He did, and he began reading. Bill liked Castaneda’s first book. He read it right through and moved on to subsequent Don Jan tales. Easy. He became a reader and, in later years, a talented writer. He survived Jane Austen and Mrs. Zxy. Like him or not, Castaneda became somewhat of a helper-hero in our family, one of those unexpected people whose work pushes you in a new direction.

And the moral? Two, really. The first is a lingering distaste for the uniformity of our educational system. But, that’s a soapbox topic and I won’t add to the boredom. The second moral is far more important. Readers need to be captivated, to become ensnared and moved, to live as participants in the story line. Failing that, boredom quickly sets in. For a young adolescent male, Jane Austen will never be the trick pony. Mrs. Zxy should have known that. Still, I don’t blame her too much. We need to take a big role in how our kids move through life. In the end, the job is ours.

Want your kids to read? Find out what moves them, what carries them through the pages. That’s how to create a reader. If you can help them read, you can help them write. The rest they will do for themselves.


Reading, Writing the Perfect Book


Like most writers, I enjoy reading. I’m always in search of that perfect book, that unique piece of work that finds a special place in my heart and mind. 

I’m looking for the book I will never give away, never leave behind, never forget. It can be fiction or nonfiction. It’s obviously a subjective search, changeable for every reader. There’s no predictable way to measure the perfect read, to agree on greatness. In fact, it’s hard to even define all the flavors that come together to blend the ultimate brew.

Let’s try anyway.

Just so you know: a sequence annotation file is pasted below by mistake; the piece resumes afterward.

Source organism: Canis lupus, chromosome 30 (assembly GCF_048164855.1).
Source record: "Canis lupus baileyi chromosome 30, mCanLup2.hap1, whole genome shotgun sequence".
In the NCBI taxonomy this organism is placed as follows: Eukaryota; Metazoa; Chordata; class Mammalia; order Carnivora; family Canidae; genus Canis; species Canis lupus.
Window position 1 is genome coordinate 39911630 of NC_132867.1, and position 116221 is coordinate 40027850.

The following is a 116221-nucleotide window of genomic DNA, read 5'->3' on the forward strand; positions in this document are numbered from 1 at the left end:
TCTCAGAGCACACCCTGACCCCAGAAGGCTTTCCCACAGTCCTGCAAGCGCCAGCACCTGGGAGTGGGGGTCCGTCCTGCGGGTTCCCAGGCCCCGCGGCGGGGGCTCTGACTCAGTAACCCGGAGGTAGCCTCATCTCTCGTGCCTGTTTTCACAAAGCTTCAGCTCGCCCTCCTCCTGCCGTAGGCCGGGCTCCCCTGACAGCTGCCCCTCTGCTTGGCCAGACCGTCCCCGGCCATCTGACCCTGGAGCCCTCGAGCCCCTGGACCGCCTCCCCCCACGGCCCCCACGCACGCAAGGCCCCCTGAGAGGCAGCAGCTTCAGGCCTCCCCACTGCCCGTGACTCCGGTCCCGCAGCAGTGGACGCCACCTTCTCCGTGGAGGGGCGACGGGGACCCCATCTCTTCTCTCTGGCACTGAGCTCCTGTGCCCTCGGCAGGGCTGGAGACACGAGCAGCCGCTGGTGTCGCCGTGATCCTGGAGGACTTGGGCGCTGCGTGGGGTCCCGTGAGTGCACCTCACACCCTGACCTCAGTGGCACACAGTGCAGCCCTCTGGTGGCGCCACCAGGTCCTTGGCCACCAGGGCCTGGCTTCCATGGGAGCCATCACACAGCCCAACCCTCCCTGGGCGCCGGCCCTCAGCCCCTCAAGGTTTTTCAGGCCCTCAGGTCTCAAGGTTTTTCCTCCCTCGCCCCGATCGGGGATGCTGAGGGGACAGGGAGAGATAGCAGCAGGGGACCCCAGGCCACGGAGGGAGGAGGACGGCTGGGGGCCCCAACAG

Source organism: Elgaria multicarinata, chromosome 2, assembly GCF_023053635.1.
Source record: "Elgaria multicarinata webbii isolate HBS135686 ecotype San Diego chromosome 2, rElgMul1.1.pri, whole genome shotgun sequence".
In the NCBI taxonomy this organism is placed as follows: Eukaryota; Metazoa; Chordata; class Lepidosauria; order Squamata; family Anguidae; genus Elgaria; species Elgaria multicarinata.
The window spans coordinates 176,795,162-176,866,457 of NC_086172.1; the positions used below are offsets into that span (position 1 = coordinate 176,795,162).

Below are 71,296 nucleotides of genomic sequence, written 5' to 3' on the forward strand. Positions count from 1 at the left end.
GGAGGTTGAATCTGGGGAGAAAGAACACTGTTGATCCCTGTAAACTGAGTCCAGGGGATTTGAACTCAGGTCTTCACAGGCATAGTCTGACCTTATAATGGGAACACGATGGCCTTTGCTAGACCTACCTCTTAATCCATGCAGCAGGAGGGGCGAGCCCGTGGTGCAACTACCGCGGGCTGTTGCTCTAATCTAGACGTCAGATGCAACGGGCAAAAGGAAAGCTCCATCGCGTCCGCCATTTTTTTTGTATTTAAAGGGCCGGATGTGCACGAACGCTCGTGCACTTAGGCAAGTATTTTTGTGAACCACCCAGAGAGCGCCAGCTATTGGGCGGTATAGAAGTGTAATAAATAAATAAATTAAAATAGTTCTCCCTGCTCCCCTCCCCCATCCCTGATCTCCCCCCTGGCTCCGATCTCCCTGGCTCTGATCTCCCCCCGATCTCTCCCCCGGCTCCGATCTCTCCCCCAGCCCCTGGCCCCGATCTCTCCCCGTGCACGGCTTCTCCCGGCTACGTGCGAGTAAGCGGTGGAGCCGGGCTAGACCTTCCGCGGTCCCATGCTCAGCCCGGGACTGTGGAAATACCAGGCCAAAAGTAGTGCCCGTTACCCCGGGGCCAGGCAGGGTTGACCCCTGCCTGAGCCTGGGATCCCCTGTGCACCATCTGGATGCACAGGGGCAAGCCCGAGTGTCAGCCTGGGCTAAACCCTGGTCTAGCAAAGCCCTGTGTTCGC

Legs. I don’t care about the hot genre of the day. They come and go. I want the book that has legs, that keeps its meaning over the years and decades. It has something to say that transcends the time in which it was created. What was important to the writer back then must still be important to me today. It just keeps on going, stays relevant and holds tightly onto its meaning. If the zombie apocalypse makes the tsunami of today, I’ll pass unless your zombie has something really special in store for me.

Easy read. I don’t want to trip over flowery sentences and over-polish. Sure, I enjoy a beautifully constructed phrase or a finely-tuned paragraph. But I’m not interested in only that part of the experience. I want to be able to get through the book without too much work. I want it to flow, to carry me along the story line and not distract me with glitz and fizz. Seasoned writers know this. First-time authors often get caught up in a love affair with their own words. I don’t want that love affair in my face. Keep me on the right track, move me along easily, grab me with the motion and pacing of the story line. Force nothing.

Break the Rules!

Breaking rules. Call me a miscreant, but I like writers who break the rules, so long as they don’t overload me with a manufactured style. Words and sentences are musical phrases to me. Punctuation is a way of making those phrases work well. So, go ahead and push a rule here or there. It won’t bother me at all, as long as its not fabricated or made the center of your style. Make up a word or two. That’s fine. I enjoy the uniqueness of style so long as it doesn’t distract me from the main thrust of the reading journey.